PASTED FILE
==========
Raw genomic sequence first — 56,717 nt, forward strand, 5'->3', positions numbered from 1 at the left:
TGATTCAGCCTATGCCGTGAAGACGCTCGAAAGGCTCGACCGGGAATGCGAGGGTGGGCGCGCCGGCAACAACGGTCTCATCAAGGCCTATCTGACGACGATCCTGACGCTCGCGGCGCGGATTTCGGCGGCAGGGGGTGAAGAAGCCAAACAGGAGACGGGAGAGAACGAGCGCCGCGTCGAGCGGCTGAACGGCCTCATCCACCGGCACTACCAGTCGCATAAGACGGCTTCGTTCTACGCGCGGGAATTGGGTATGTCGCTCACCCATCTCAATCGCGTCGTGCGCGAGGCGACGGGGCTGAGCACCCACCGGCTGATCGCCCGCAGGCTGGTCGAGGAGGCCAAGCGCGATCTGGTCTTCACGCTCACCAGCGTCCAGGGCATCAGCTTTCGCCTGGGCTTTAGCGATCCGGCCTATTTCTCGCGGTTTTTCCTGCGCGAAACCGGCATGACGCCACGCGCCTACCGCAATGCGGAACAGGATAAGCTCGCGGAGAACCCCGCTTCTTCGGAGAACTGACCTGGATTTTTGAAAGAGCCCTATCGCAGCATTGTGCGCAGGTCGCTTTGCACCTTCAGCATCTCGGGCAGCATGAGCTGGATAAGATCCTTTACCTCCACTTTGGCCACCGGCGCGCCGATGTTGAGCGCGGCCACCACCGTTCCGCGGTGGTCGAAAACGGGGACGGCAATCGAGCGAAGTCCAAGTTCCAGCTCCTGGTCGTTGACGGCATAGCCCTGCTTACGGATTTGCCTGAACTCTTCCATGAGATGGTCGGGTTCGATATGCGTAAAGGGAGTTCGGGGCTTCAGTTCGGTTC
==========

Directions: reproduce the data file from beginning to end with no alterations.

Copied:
Raw genomic sequence first — 56,717 nt, forward strand, 5'->3', positions numbered from 1 at the left:
TGATTCAGCCTATGCCGTGAAGACGCTCGAAAGGCTCGACCGGGAATGCGAGGGTGGGCGCGCCGGCAACAACGGTCTCATCAAGGCCTATCTGACGACGATCCTGACGCTCGCGGCGCGGATTTCGGCGGCAGGGGGTGAAGAAGCCAAACAGGAGACGGGAGAGAACGAGCGCCGCGTCGAGCGGCTGAACGGCCTCATCCACCGGCACTACCAGTCGCATAAGACGGCTTCGTTCTACGCGCGGGAATTGGGTATGTCGCTCACCCATCTCAATCGCGTCGTGCGCGAGGCGACGGGGCTGAGCACCCACCGGCTGATCGCCCGCAGGCTGGTCGAGGAGGCCAAGCGCGATCTGGTCTTCACGCTCACCAGCGTCCAGGGCATCAGCTTTCGCCTGGGCTTTAGCGATCCGGCCTATTTCTCGCGGTTTTTCCTGCGCGAAACCGGCATGACGCCACGCGCCTACCGCAATGCGGAACAGGATAAGCTCGCGGAGAACCCCGCTTCTTCGGAGAACTGACCTGGATTTTTGAAAGAGCCCTATCGCAGCATTGTGCGCAGGTCGCTTTGCACCTTCAGCATCTCGGGCAGCATGAGCTGGATAAGATCCTTTACCTCCACTTTGGCCACCGGCGCGCCGATGTTGAGCGCGGCCACCACCGTTCCGCGGTGGTCGAAAACGGGGACGGCAATCGAGCGAAGTCCAAGTTCCAGCTCCTGGTCGTTGACGGCATAGCCCTGCTTACGGATTTGCCTGAACTCTTCCATGAGATGGTCGGGTTCGATATGCGTAAAGGGAGTTCGGGGCTTCAGTTCGGTTC